I really like playing in this "there are no rules" place—very engaging and fun. I'm still coming around to the idea that neither a painting nor the elements in it have to make sense logically, as long as they work together visually. I think that if the parts do play off each other well, the mind will work very hard to make some kind of either feeling or thought viewpoint of the painting. The hummingbird design is instantly recognizable, and has positive associations of nature, colors, and flowers—unless you're a gnat, in which case they're scary predators—they make me think of bright summer days and gardens. So this painting became symbolic, in a knee-jerk way. I went for the quick and easy symbol. But it could have become anything, as simple or complex, emotional or logical, as you want.

Even as I was painting on it, I realized I could have started with the hummingbird idea and shaped and laid the patterns to support that, but once I get a concept in my head I start to get rigid about what I should and shouldn't do with it. Less problem with that this way, where you can put off any kind of decision-making until you're tired of playing.

Monday, January 2, 2017

Painting comes out of nowhere

Southwest View
Ever start on a painting and think it's going to be a walk in the park, and then you find out the park is Denali National Park and you're getting dropped off at 18,000 feet?

I had one like that early in December—I repainted every part of it at least three times, and I was beginning to wonder, is this painting? Or trial by brush? Sometimes making a painting is an expression of joy; other times it's a test of my resolve. How stubborn am I?

Then I got inspired to work on one of my half-done book manuscripts, and left it—abandoned it, really—on the easel. Every day after that, I disliked it a little more and got more and more angry that I'd wasted a good 16x20 panel on such a conspicuous failure. The only reason I didn't paint over it at that point was because it was a concept I really wanted to do. So much for that.

Then just after Christmas, I was sketching with my brand new Pitt Pens with brush tips that I got myself for Christmas 😀, and got an idea to do a self-portrait with a plant. I set up my paints again and started painting over it. I blocked in a figure and a plant, and then a bunch of abstract shapes in the background, thinking about how I wanted to rough in the dark-light balance and decide on colors before I started shaping anything. Within an hour of completely relaxed, fun painting, I had a rough composition that I liked very much just the way it was. It didn't look anything like my initial sketch, but so what? I wanted to leave it rough on the figure and background, but wanted to make the plant and pot more defined, adding a shadow to emphasize the idea of bright, sharp light and a defined space. The only change I made after that point was to add the little window to make the top part of the painting as important as the middle and bottom.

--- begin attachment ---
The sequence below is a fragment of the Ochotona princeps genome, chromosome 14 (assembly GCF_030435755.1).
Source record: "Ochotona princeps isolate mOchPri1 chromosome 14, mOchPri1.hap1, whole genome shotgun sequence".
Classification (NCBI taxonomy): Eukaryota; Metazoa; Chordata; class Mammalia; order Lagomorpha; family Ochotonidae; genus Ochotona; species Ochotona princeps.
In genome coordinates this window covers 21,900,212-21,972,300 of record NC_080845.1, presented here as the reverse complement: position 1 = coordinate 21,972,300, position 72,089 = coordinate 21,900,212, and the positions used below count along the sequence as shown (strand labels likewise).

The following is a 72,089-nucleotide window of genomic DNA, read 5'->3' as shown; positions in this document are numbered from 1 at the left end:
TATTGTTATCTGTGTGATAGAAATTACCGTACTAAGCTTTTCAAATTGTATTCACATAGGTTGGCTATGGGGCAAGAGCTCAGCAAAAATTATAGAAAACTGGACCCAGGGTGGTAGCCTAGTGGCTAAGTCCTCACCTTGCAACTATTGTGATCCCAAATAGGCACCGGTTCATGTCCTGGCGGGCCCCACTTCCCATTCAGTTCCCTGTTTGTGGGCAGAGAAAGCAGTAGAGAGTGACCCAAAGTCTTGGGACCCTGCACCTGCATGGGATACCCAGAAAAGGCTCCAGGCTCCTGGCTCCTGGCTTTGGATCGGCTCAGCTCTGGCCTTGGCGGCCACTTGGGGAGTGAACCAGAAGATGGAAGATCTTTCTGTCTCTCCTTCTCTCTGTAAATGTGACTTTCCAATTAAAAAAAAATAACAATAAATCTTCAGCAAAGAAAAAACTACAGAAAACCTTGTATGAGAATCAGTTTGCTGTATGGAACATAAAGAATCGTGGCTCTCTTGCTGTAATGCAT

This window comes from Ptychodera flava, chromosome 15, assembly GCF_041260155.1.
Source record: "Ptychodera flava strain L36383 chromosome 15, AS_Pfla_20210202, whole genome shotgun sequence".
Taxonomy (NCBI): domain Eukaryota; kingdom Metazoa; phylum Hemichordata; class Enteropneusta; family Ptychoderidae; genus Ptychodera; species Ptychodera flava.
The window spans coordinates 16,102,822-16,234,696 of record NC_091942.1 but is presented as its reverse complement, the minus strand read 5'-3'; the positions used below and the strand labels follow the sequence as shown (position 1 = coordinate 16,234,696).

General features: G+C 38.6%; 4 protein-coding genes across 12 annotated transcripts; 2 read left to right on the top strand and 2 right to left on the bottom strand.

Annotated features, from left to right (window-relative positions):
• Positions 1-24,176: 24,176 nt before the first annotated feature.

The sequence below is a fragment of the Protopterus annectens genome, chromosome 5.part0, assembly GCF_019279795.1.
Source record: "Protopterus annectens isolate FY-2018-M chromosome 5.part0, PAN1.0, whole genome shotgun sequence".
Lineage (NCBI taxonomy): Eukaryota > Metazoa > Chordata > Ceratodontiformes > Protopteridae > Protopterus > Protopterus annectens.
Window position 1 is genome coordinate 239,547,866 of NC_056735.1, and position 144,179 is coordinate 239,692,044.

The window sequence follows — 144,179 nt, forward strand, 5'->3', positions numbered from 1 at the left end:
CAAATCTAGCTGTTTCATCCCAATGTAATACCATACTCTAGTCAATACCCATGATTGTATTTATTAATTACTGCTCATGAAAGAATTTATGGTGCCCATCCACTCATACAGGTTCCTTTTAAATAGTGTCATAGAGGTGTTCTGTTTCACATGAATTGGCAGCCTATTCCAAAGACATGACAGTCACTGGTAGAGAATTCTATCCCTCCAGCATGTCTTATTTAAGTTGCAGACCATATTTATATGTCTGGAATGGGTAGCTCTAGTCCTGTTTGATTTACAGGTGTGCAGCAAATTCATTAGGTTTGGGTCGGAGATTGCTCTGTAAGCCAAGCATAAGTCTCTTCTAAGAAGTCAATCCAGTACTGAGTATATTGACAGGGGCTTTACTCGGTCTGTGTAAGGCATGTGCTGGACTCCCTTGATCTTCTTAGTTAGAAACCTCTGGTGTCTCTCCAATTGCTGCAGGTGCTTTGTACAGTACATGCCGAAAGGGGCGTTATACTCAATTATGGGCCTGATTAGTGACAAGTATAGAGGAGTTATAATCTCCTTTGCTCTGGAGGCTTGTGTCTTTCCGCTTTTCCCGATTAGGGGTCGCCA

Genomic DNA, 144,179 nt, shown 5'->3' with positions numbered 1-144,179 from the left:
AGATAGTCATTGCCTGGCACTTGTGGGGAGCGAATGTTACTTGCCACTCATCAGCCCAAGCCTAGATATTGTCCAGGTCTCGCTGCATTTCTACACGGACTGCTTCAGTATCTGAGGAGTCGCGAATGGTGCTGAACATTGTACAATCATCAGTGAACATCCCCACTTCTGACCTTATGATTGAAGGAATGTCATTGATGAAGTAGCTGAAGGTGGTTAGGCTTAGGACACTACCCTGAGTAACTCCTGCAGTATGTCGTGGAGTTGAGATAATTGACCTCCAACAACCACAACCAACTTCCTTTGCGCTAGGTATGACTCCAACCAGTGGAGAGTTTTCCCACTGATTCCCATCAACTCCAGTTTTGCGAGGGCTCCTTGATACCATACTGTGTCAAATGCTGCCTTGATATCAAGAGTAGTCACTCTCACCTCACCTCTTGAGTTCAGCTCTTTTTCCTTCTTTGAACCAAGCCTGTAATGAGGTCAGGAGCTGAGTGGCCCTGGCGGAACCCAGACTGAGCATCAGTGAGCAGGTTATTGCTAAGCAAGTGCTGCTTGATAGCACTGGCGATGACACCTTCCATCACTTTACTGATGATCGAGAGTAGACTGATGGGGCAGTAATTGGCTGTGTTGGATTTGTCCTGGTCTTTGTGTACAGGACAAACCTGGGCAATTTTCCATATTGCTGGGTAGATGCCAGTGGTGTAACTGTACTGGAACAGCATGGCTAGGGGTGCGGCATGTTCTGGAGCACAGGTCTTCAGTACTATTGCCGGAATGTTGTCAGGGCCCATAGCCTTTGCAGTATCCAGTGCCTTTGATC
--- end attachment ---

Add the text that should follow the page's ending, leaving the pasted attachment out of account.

I kept remembering what Burridge says, "Don't fall in love with it too soon," but I really was in love with it. I did keep playing with the image in photoshop, to see if I wanted to change the colors or add other elements, but I didn't want to. When I got it to almost final, I showed it to a couple friends and they both liked it. So here it is. It's so completely different from anything I've ever done that I'm still getting used to it. I'm thinking of it as minimalist. My first minimalist painting.

BTW, I really do love my Pitt Pens. I had ordered two small manga sets from Blick, and enjoyed playing with them enough that I decided to make myself a custom set and ordered 25 more colors in the regular brush tip, including a big size "opaque" white pen. It's only semi-opaque, but still quite useful for lightening and adding highlights. You can get very fine lines with the brush tip, or nice 2mm strokes, but if you only want to do fine lines, you can get a few of the colors in a superfine nib. They're $2 each, less in the sets. I bought a small Strathmore 300 Mixed Media Pad and it's perfect for them—no warp, no bleed-through. The only thing about the pens I wish is that they had pale colors in more hues, but that's where the white pen comes in handy. I love having different shades of grays to sketch with, especially trying to do faces.

I hope to do a lot more sketching this year, both to play and to rehabilitate my now very rusty drawing skills.